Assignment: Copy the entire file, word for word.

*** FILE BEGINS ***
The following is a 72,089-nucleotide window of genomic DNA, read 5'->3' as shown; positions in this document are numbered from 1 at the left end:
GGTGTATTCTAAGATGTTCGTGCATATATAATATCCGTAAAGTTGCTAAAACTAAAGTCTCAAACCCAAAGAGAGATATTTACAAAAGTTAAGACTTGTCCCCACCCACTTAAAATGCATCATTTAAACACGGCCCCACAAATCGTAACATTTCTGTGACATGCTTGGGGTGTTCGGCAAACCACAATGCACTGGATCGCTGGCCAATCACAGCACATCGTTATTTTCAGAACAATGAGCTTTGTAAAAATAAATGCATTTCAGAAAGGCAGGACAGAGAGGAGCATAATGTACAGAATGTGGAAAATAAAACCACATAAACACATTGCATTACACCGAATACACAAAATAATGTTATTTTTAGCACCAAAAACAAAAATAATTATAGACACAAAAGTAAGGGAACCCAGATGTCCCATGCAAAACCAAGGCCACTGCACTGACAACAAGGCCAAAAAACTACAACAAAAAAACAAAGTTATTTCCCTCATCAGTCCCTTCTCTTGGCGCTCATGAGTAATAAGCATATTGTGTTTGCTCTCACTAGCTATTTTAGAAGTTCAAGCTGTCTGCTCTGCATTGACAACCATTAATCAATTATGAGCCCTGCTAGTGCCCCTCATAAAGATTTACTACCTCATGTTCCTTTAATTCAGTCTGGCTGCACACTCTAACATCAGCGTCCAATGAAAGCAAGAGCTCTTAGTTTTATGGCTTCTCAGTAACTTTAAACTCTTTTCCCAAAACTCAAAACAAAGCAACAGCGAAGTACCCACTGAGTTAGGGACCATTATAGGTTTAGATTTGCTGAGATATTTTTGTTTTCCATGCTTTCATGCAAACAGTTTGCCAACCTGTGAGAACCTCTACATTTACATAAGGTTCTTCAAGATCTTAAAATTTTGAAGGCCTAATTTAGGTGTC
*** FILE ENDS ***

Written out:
The following is a 72,089-nucleotide window of genomic DNA, read 5'->3' as shown; positions in this document are numbered from 1 at the left end:
GGTGTATTCTAAGATGTTCGTGCATATATAATATCCGTAAAGTTGCTAAAACTAAAGTCTCAAACCCAAAGAGAGATATTTACAAAAGTTAAGACTTGTCCCCACCCACTTAAAATGCATCATTTAAACACGGCCCCACAAATCGTAACATTTCTGTGACATGCTTGGGGTGTTCGGCAAACCACAATGCACTGGATCGCTGGCCAATCACAGCACATCGTTATTTTCAGAACAATGAGCTTTGTAAAAATAAATGCATTTCAGAAAGGCAGGACAGAGAGGAGCATAATGTACAGAATGTGGAAAATAAAACCACATAAACACATTGCATTACACCGAATACACAAAATAATGTTATTTTTAGCACCAAAAACAAAAATAATTATAGACACAAAAGTAAGGGAACCCAGATGTCCCATGCAAAACCAAGGCCACTGCACTGACAACAAGGCCAAAAAACTACAACAAAAAAACAAAGTTATTTCCCTCATCAGTCCCTTCTCTTGGCGCTCATGAGTAATAAGCATATTGTGTTTGCTCTCACTAGCTATTTTAGAAGTTCAAGCTGTCTGCTCTGCATTGACAACCATTAATCAATTATGAGCCCTGCTAGTGCCCCTCATAAAGATTTACTACCTCATGTTCCTTTAATTCAGTCTGGCTGCACACTCTAACATCAGCGTCCAATGAAAGCAAGAGCTCTTAGTTTTATGGCTTCTCAGTAACTTTAAACTCTTTTCCCAAAACTCAAAACAAAGCAACAGCGAAGTACCCACTGAGTTAGGGACCATTATAGGTTTAGATTTGCTGAGATATTTTTGTTTTCCATGCTTTCATGCAAACAGTTTGCCAACCTGTGAGAACCTCTACATTTACATAAGGTTCTTCAAGATCTTAAAATTTTGAAGGCCTAATTTAGGTGTC